The opinion of the court was delivered by: James F. McCLURE, Jr. United States District Judge
Petitioner Samgodson Essell ("Petitioner" or "Essell"), an inmate presently confined at the Allenwood Low Security Correctional Institution ("LSCI Allenwood") in White Deer, Pennsylvania, initiated the above action pro se by filing a petition for writ of habeas corpus ("petition") under the provisions of 28 U.S.C. § 2241. (Rec. Doc. No. 1.)
By Order dated February 18, 2010, service of the petition was directed, and Respondent was directed to file a response within twenty-one (21) days. (Rec. Doc. No. 4.) On March 11, 2010, Respondent filed a response (Rec. Doc. No. 7), supporting exhibits (Rec. Doc. No. 7-2), and supporting authority (Rec. Doc. No. 7-3). Following a request for an extension of time, which was granted, on April 7, 2010, Petitioner filed a reply brief. (Rec. Doc. No. 12.) Accordingly, the petition is fully briefed and ripe for review. For the reasons set forth below, the petition will be dismissed.
In 1991, Essell was sentenced by the United States District Court for the Central District of California to 360 months imprisonment for his role in a conspiracy to import and distribute controlled substances. (See Rec. Doc. No. 7-2 at 21, Ex. C, Criminal Minutes and Order.) In the response to the petition, Respondent provides the following background on subsequent court proceedings based on a search of electronic court dockets:
On April 25, 1997, Essell filed a motion to vacate, set aside, or amend his sentence under 28 U.S.C. § 2255. SeeC.D. Ca. Docket No. 2:97-cv-0262 (Ex. B) at 1. The district court denied Essell's 2255 motion on July 6, 1998. See id. The district court denied a petition for certificate of [appealability] on March 29, 1999. See id. at 2. Essell appealed to the Ninth Circuit Court of Appeals, at Docket No. 99-56008. See id. at 2. The appellate court denied Essell's request for certificate of appealability on March 28, 2000. See id.
On May 22, 2009, Essell filed a motion for relief from a final judgment pursuant to Fed. R. Civ. P. 60(b)(5). See C.D. Ca. Docket No. 2:09-cv-03659 (Ex. 2) at 1. The district court denied this motion on July 8, 2009. See id.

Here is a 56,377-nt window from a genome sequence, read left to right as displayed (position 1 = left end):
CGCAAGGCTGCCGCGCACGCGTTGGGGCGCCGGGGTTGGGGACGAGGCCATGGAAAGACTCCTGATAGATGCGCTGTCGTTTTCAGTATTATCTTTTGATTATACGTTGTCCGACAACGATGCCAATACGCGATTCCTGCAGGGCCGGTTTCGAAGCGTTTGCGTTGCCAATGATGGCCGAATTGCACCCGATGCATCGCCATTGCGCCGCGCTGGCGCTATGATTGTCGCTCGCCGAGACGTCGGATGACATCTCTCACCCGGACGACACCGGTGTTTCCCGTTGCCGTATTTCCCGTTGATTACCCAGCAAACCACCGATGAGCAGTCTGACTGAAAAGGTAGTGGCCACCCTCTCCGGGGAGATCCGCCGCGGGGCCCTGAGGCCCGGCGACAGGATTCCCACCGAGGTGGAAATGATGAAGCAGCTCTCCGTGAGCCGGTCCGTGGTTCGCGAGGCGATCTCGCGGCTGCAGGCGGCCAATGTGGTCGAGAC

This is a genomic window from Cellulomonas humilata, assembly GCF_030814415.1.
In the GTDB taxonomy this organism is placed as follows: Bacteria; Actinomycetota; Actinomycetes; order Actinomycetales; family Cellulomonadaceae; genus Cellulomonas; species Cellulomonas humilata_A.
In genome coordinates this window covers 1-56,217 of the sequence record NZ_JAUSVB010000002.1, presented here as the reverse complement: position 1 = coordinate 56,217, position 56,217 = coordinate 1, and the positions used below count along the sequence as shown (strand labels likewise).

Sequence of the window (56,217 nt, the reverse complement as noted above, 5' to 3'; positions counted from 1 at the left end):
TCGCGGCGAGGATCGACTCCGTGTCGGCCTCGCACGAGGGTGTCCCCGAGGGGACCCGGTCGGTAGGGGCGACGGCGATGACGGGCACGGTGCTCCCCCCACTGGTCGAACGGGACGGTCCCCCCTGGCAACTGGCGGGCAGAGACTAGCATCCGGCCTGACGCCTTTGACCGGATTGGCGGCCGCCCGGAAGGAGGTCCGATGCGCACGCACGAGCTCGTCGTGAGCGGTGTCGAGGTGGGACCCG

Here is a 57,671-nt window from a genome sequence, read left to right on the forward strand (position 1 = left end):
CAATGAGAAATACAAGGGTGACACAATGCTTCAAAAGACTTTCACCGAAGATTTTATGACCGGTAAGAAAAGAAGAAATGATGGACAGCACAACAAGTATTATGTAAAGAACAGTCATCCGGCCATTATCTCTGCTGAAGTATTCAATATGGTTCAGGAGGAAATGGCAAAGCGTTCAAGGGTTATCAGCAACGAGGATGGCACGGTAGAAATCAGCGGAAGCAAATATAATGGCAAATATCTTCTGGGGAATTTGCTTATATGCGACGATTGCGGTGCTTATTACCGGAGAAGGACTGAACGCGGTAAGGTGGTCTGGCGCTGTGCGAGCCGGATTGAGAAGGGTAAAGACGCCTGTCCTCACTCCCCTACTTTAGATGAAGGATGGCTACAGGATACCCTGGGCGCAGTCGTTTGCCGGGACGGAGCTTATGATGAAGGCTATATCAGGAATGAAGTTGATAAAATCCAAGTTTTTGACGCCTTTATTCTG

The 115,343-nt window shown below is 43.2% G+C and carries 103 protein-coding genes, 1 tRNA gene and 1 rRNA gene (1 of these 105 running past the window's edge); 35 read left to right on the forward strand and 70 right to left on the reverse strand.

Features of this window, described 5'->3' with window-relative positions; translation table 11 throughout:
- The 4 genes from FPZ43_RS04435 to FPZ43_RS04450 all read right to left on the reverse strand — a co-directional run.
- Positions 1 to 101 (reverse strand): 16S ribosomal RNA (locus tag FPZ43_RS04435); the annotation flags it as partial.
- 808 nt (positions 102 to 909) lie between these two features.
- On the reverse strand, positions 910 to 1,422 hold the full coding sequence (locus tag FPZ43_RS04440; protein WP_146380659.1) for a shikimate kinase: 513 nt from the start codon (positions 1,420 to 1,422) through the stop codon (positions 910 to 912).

Essell subsequently filed a 'Motion to Certify Notice of Appeal Timely Nunc Pro Tunc,' which the district court denied on September 18, 2009. See id. at 2. In denying this motion, the court noted that by that date, Essell had 'made several attempts to challenge his sentence,' including a motion under 28 U.S.C. § 2255 to vacate, set aside or correct his sentence, a motion under 18 U.S.C. § 3582 to modify his sentence, a Petition for Writ of Audita Querela and a motion under Fed. R. Civ. P. 60 for relief from judgment. See Order (Ex. C) at 1. 'All of those efforts sought to have the Court resentence him to time served as a result of a change in Application Note 12 to § 2D1.1 of the United States Sentencing Guidelines. The Court has denied Essell's efforts to obtain relief from the sentence imposed and none of Essell's appeals have been successful.' Id. (Rec. Doc. No. 7 at 2-3.)
In the instant § 2241 petition, Essell asserts that his immediate release from prison is warranted based upon a series of violations of his right to due process. (See Rec. Doc. No. 1 at 1, 9.) He claims that he was entitled to a reduction of his sentence from thirty (30) years to ten (10) years pursuant to an amendment to the United States Sentencing Guidelines enacted in 1995, entitled Amendment 518, which he alleges was a retroactive amendment. (See id. at 2.) Essell provides a detailed recitation of his efforts to obtain a reduction of his sentence. (See id. at 2-6.) He alleges that the Clerk of Court of the United States District Court for the Central District of California failed to respond to his inquiries about the status of his motion to reduce his sentence. (See id.) Essell claims that the Clerk of Court's failure to timely notify him of the Court's decision denying his motion led to the dismissal of his subsequent appeal as untimely. (See id.) He asserts that the Clerk of Court interfered with his right of access to the courts and therefore also violated his right to due process. (See id.)
Respondent argues that, to the extent Essell seeks to challenge his 1991 federal sentence in this Court based upon a 1995 amendment to the United States Sentencing Guidelines, he cannot pursue such a challenge through a § 2241 habeas petition. (See Rec. Doc. No. 7 at 5-11.) In his reply brief, Essell responds as follows:
To set the record straight, petitioner contends that his motion is not a challenge to his sentence and conviction as the learned prosecutor is trying to spin it to be, but rather, it is based on numerous denial[s] of his Constitutional rights of access to the Court, in total violation of his due process rights which is cognizable under 2241, thus, the court must deny the Governments build [sic] assertion. (Rec. Doc. No. 12 at 2.) Essell's petition does include allegations that he was denied access to the courts and that, as a result, his right to due process was violated, and the Court will address those allegations in the next section. However, we disagree with Essell's contention that he is not challenging his sentence in the instant petition. The relief he seeks is his immediate release from prison. That form of relief would only be available if Essell prevailed on his claim that he is entitled to a reduction of his sentence, and it is determined that he ...